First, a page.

-- Today’s empty Orioles game is "truly unprecedented" for the league and team executives opted to play the game with no fans rather than postpone it because of the Baltimore riots, the official MLB historian told ABC News.
The only people inside Oriole Park at Camden Yards this afternoon are the players from the Orioles and Chicago White Sox, credentialed sports reporters, scouts and stadium staff. But the game will be televised as scheduled so viewers will get a full view of the nearly 46,000 empty seats.
League historian John Thorn said that has never happened in MLB’s history. In the past, after rioting in Detroit in 1967, Baltimore in 1968 and Los Angeles in 1992, those cities' respective games were rescheduled for later dates. The same applied for larger disasters like the California earthquakes and the September 11 attacks, but this time, Thorn believes, scheduling conflicts were behind the decision not to postpone.
"It’s a very tight schedule and ... when you know you’re going to have other conflicts like weather and unavoidable situations come up, you try to avoid it," he said.
The Orioles said ticket holders who miss either today's game or the games for this weekend will be able to exchange them for any later home game on a "dollar for dollar" basis. The May 1, 2 and 3 games against the Tampa Bay Rays will be played in Florida instead.
The first two games of the Orioles-White Sox series, which were scheduled for Monday and Tuesday but postponed, will be played in a single-admission double header on May 28.
“After conversations with the Orioles and local officials, we believe that these decisions are in the best interests of fan safety and the deployment of City resources," league commissioner Rob Manfred said in a statement released Tuesday afternoon.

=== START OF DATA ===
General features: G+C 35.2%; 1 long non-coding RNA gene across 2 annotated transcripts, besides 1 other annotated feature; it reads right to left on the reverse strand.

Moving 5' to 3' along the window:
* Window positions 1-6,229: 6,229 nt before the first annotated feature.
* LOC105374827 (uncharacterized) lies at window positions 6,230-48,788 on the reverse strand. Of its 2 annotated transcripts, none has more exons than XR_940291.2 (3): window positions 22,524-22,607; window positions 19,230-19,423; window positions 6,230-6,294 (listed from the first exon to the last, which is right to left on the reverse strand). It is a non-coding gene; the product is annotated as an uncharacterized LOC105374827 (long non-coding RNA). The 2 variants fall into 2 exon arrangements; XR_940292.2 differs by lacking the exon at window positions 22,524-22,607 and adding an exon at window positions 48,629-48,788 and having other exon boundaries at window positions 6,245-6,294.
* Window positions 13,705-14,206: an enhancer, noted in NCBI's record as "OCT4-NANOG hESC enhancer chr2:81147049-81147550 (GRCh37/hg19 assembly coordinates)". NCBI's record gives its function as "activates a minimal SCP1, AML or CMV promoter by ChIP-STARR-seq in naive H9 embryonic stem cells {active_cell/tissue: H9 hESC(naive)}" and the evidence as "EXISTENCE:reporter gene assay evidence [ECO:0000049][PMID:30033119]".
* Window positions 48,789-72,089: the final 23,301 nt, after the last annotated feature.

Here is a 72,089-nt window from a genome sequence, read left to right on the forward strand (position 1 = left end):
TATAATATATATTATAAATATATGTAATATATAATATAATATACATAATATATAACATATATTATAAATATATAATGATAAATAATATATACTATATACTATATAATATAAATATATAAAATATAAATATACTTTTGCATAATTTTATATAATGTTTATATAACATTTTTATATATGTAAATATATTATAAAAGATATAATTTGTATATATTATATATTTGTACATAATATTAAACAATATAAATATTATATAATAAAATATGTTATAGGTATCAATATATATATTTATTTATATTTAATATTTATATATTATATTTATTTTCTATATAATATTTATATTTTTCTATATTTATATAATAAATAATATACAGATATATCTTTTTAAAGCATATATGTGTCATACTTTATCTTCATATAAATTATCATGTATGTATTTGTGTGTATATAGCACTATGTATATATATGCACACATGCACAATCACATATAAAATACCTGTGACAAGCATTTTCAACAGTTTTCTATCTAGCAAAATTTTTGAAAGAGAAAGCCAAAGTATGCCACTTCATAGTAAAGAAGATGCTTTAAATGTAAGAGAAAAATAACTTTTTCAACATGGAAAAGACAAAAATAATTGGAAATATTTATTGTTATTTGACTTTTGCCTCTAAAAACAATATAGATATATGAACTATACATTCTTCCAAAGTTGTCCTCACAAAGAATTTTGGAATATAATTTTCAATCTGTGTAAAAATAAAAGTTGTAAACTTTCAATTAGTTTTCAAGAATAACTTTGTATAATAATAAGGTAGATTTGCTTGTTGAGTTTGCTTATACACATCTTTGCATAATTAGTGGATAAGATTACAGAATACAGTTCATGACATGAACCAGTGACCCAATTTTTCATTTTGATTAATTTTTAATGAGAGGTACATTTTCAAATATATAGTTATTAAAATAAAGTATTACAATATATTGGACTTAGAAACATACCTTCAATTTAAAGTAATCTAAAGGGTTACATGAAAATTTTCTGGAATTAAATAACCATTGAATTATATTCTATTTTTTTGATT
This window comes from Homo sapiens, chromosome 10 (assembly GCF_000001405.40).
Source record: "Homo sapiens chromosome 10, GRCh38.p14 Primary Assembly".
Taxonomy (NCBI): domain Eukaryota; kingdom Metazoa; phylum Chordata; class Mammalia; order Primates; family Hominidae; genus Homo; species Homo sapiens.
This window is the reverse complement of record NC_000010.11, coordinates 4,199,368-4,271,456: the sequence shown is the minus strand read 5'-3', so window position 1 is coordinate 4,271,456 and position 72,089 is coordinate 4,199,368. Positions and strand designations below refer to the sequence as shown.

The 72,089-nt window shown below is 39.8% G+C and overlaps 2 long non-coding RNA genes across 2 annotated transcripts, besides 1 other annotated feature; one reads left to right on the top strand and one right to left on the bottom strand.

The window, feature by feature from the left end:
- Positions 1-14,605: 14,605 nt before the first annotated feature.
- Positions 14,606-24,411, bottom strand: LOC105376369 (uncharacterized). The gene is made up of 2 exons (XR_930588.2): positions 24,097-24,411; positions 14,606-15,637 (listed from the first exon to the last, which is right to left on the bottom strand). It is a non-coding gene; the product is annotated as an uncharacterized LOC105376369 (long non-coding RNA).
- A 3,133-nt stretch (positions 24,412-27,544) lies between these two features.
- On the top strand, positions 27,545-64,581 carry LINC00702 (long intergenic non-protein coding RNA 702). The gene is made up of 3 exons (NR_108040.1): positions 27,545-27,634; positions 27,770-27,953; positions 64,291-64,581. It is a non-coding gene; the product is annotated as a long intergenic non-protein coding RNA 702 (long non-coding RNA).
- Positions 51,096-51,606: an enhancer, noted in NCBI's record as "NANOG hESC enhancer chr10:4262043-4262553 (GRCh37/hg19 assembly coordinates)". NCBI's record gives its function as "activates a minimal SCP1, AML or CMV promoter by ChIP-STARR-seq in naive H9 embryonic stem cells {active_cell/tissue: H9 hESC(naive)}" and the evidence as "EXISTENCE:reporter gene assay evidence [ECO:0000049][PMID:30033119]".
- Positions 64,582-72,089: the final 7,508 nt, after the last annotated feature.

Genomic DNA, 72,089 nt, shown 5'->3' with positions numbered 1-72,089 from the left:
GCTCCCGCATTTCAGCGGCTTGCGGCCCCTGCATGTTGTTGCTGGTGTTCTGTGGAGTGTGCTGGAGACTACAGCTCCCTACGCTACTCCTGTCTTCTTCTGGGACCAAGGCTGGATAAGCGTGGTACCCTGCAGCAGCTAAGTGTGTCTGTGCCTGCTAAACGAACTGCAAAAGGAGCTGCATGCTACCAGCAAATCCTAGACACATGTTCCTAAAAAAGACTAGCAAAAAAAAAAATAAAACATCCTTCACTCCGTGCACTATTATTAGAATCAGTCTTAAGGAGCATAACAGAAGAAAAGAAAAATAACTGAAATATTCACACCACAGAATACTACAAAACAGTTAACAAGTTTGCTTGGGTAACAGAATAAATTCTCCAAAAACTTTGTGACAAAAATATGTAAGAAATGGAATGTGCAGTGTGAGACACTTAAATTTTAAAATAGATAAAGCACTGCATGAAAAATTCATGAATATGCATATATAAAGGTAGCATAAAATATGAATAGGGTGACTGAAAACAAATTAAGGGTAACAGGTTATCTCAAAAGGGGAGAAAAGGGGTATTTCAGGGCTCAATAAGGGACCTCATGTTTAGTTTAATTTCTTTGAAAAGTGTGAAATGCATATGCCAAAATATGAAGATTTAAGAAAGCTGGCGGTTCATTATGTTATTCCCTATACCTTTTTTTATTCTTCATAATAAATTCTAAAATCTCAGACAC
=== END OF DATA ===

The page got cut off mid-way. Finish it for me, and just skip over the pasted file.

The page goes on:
Historian Thorn said the situation closest to this one, in terms of the absent fans, came only when attendance was just shockingly low. The lowest on record came in 1882 when two now-defunct teams, Troy and Worcester, faced off in front of six fans.
"In recent memory there was a game in 1966 at Yankees stadium where 413 fans showed up. It was just a really lousy team," Thorn said. "So it is unusual to play before a very sparse crowd, but to play before no crowd is truly unprecedented."
Thorn said a crowd ranging from 20,000 to 30,000 fans could easily have been expected at today’s 2:05 p.m. game, and with expected highs of 71 and mostly sunny skies, it would have likely been at the higher end.
Viewers aren’t going to be the only ones unnerved by the ghost-like stadium, because Thorn said it’s "going to be weird" for the players, who probably most recently saw empty stands when they were in college or in the minor leagues.
The game change comes after the city is in a state of emergency following violent protests that broke out on Monday, leading to a week-long citywide curfew.
"Baseball is, at best, a tertiary concern when public safety is a concern," Thorn said.